A few hours after this post goes up, it’ll be the five-month anniversary of my medical trauma. That’s astonishing to me because I didn’t think I’d make it past the third month, but not for health reasons. Healthwise, I’m lucky that I haven’t taken any sustained damage. I have been checked out and given a clean bill of health. I have a little bit of short-term memory issues, but it’s no big deal. It only comes into play during my private lessons and my note-taking, which I need to improve. Other than that, I can watch a video of the same movement time and time again, which helps.
It’s almost been half a year. That’s mind-boggling to me. And I still can’t remember what happened during that fateful night itself, but I can talk about it because my brother and I have talked about it several times. I can tell people what happened as if I were there (well, I was, but you know what I mean), but it’s all because of what my brother has told me and from what I’ve read in the Caring Bridge journal. He wrote daily entries there, which I’ve read several times and have been invaluable to my understanding of what happened to me.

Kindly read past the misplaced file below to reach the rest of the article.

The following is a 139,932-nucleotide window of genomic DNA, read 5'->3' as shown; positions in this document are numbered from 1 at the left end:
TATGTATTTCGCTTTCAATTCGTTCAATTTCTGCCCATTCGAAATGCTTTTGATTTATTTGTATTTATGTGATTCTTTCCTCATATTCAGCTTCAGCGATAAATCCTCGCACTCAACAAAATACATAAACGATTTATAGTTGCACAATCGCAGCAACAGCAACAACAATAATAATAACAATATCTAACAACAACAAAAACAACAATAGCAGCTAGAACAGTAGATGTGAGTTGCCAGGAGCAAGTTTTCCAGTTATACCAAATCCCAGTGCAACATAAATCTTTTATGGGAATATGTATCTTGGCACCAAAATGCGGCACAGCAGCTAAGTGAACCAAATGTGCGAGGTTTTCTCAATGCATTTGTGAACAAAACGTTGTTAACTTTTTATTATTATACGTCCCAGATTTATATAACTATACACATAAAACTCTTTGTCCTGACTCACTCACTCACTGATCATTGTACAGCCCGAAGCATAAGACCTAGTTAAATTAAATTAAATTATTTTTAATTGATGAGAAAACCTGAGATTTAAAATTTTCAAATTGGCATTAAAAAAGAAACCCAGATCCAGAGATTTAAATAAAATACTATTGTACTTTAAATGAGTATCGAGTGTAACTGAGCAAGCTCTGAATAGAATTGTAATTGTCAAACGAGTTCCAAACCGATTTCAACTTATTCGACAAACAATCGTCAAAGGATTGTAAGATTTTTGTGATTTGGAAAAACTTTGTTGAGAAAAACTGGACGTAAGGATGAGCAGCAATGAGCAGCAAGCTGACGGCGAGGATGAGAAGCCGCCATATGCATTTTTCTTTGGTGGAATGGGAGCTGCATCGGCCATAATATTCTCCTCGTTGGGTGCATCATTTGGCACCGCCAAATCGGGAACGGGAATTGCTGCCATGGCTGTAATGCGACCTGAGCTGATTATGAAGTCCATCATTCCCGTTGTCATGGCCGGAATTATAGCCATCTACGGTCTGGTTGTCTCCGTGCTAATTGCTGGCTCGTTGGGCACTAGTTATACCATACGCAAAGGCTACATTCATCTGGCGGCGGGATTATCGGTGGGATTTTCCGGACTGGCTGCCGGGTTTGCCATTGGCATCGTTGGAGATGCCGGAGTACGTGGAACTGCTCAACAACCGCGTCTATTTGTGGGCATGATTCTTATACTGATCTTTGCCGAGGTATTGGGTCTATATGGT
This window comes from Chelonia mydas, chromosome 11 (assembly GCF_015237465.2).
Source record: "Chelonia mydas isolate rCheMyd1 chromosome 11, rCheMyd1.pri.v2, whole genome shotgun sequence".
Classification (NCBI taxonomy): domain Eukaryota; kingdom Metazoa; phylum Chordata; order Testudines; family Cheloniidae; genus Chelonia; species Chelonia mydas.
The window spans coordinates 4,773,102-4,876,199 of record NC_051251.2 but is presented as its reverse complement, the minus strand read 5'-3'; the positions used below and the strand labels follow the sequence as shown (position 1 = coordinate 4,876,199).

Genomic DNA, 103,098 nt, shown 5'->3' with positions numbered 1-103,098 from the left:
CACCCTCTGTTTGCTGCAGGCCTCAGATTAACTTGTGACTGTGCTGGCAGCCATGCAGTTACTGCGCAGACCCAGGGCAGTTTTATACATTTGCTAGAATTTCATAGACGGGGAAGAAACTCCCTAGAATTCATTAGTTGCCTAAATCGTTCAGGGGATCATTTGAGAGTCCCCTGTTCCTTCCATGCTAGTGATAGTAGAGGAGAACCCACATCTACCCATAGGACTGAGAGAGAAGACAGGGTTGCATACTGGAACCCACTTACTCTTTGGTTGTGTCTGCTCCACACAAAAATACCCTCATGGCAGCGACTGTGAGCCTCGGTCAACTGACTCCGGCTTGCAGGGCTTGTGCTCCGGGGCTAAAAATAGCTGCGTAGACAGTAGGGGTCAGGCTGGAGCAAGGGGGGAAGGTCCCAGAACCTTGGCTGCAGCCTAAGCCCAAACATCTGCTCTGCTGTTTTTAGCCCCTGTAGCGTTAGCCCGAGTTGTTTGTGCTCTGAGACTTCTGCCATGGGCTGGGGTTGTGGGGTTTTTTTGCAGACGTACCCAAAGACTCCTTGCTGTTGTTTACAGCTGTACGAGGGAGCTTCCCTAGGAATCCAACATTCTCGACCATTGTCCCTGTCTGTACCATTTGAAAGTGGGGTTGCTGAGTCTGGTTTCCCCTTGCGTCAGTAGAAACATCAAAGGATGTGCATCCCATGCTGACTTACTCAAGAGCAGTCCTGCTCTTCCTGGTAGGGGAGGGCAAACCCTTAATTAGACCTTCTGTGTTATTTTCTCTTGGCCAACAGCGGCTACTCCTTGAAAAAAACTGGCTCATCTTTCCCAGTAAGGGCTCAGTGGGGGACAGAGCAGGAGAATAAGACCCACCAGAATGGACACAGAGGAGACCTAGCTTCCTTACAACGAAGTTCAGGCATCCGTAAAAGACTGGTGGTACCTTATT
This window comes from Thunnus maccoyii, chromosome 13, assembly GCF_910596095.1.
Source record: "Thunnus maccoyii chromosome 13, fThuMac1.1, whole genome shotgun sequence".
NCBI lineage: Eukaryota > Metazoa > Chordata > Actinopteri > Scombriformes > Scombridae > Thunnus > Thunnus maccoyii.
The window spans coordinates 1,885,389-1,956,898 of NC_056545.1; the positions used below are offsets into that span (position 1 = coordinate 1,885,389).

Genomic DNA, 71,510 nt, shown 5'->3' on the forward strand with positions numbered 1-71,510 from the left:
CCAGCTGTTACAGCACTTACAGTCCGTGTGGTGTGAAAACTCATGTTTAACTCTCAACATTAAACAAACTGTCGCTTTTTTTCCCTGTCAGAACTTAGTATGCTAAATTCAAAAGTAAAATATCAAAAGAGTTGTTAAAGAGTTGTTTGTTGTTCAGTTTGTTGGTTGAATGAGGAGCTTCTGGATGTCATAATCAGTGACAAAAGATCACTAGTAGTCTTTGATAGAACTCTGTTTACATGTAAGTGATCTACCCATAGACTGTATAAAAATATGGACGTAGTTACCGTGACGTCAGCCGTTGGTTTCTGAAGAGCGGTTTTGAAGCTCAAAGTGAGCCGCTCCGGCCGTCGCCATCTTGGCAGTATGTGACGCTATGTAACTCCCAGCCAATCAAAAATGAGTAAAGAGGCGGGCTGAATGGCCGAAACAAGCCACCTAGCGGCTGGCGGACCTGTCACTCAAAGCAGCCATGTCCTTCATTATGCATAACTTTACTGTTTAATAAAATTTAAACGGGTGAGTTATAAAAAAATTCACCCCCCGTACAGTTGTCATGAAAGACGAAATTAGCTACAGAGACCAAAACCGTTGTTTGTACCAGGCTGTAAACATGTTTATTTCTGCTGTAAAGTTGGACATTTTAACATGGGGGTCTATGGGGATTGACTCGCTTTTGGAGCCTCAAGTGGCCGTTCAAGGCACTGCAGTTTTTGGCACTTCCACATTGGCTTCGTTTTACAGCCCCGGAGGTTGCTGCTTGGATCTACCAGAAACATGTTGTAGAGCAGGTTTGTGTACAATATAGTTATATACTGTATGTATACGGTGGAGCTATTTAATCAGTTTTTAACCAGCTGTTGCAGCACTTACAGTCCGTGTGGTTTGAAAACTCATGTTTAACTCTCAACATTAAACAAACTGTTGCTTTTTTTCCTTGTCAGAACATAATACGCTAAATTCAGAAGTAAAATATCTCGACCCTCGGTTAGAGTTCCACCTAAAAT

To recap once again, this is the story. Roughly around three at night/in the morning on September 2nd/3rd, I couldn’t breathe. I called 9-1-1 (which is not like me at all) and they told me to unlock the front door. I did before promptly passing out in my front hallway. The cops came and bagged me (oxygen) until the EMTs came along. Then, they took over. I had a cardiac arrest and the EMTs had to shock my heart so it would start pumping again. I had another cardiac arrest and they shocked it again. One of these times, they also jabbed me with an Epi pen. And I had a stroke as well. This was all in a 20-minute ambulance ride.
Here was where a lot of luck came into the picture. Remember, the pandemic was still raging at this time. Beds were at a premium. My brother had a friend who had a very similar experience a month earlier (pneumonia, couldn’t breathe, etc.). His wife rushed him to Regions Hospital and they didn’t have a bed so he was taken elsewhere. He had a cardiac arrest at some point and he died.
Regions has the best heart center in Minnesota. They do innovative techniques like lowering the patient’s body temperature to protect the innards (brain, lungs, heart, etc.). I was lucky to be accepted there. I was unconscious when I was admitted. My brother found me roughly fifteen hours after I collapsed, with a healthy assist from Ian. He and I Facebook message every day when I get up, which in those days was between ten a.m. and one p.m. When he didn’t hear from me ,he messaged my brother around seven p.m. his time (after messaging me and texting me from noon to six or seven or so).